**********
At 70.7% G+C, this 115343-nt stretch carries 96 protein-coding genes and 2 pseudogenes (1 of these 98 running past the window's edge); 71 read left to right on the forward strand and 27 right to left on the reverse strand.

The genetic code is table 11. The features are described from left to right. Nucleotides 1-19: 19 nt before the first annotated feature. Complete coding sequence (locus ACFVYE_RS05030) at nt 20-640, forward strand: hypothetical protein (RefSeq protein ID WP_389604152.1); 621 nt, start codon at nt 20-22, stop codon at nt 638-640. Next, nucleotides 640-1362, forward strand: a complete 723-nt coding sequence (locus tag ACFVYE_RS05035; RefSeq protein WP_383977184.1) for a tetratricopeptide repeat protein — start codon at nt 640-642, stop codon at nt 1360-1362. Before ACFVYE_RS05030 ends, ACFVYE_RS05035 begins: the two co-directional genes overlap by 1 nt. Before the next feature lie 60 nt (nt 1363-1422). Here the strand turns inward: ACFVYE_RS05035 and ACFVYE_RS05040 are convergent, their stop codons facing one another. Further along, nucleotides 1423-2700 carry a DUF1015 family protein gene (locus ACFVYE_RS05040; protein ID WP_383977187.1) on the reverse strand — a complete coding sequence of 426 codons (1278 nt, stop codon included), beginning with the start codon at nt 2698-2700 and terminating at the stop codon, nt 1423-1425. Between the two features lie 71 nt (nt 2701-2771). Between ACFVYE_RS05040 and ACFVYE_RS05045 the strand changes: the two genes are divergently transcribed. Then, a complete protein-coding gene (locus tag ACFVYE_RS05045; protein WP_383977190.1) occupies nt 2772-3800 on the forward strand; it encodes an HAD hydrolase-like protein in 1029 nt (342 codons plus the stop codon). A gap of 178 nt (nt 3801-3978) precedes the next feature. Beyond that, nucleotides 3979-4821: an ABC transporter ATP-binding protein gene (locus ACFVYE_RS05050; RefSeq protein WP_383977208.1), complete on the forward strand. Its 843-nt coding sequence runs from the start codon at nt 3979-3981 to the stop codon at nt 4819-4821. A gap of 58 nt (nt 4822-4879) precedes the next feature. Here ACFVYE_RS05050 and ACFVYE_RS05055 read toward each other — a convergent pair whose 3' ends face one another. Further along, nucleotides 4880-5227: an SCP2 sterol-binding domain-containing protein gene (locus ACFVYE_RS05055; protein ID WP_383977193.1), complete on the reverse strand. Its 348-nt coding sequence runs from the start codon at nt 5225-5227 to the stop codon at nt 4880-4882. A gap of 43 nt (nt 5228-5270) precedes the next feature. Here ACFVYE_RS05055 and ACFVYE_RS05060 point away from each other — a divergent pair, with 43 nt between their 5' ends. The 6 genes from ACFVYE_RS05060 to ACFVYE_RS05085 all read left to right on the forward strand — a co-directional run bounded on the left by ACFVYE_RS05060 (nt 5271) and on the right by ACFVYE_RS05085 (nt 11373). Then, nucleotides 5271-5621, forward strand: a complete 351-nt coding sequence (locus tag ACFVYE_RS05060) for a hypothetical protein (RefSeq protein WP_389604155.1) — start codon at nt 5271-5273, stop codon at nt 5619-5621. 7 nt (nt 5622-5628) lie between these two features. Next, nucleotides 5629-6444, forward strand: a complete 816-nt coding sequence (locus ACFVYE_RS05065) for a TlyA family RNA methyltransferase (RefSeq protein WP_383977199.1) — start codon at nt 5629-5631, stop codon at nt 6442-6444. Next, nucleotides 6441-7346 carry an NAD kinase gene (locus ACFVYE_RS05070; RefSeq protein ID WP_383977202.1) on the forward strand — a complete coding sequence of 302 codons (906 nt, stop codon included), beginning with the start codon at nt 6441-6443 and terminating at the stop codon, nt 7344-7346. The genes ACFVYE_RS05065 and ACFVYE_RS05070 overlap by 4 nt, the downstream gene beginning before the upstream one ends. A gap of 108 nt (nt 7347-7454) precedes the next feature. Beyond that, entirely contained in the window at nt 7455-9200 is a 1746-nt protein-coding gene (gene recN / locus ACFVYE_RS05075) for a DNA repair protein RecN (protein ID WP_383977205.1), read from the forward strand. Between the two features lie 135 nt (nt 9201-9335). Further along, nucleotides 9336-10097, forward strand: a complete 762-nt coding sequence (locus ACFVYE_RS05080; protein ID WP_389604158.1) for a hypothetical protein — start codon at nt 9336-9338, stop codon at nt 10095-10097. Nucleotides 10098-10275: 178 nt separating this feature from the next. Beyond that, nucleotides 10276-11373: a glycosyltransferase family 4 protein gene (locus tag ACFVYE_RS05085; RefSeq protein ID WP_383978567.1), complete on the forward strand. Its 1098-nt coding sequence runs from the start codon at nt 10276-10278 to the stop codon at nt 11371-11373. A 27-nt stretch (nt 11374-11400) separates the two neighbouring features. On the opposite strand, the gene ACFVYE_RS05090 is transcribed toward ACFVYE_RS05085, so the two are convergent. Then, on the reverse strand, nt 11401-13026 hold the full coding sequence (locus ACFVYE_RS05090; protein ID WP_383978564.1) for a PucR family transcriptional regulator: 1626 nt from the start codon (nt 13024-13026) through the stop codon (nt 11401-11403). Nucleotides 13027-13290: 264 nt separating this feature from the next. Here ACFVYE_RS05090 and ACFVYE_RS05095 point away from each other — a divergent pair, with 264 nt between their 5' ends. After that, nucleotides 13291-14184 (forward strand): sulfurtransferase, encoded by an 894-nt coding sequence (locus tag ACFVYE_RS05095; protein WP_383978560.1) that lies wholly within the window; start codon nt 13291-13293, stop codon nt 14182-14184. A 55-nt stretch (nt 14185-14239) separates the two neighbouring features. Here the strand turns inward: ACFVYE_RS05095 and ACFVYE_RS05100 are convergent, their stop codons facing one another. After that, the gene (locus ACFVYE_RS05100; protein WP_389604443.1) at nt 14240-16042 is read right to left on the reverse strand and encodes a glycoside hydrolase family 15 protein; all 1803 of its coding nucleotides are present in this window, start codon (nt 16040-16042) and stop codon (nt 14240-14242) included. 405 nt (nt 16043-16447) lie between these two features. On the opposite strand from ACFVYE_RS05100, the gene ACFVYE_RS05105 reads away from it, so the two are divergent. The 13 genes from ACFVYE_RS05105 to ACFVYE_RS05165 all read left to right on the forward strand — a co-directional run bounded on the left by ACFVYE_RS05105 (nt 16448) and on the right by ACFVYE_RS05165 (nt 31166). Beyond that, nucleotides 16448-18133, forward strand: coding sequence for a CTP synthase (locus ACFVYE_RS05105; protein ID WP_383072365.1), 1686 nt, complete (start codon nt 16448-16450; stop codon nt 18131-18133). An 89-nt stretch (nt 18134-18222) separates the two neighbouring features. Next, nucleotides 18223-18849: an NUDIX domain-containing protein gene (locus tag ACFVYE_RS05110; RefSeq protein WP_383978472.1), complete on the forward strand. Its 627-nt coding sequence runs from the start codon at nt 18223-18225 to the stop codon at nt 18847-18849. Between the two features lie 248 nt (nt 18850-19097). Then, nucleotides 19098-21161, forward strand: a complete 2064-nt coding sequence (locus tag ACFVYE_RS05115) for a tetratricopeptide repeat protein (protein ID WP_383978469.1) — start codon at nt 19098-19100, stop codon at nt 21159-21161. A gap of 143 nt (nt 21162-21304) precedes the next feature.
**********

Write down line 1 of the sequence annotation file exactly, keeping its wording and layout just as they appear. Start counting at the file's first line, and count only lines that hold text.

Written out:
At 70.7% G+C, this 115343-nt stretch carries 96 protein-coding genes and 2 pseudogenes (1 of these 98 running past the window's edge); 71 read left to right on the forward strand and 27 right to left on the reverse strand.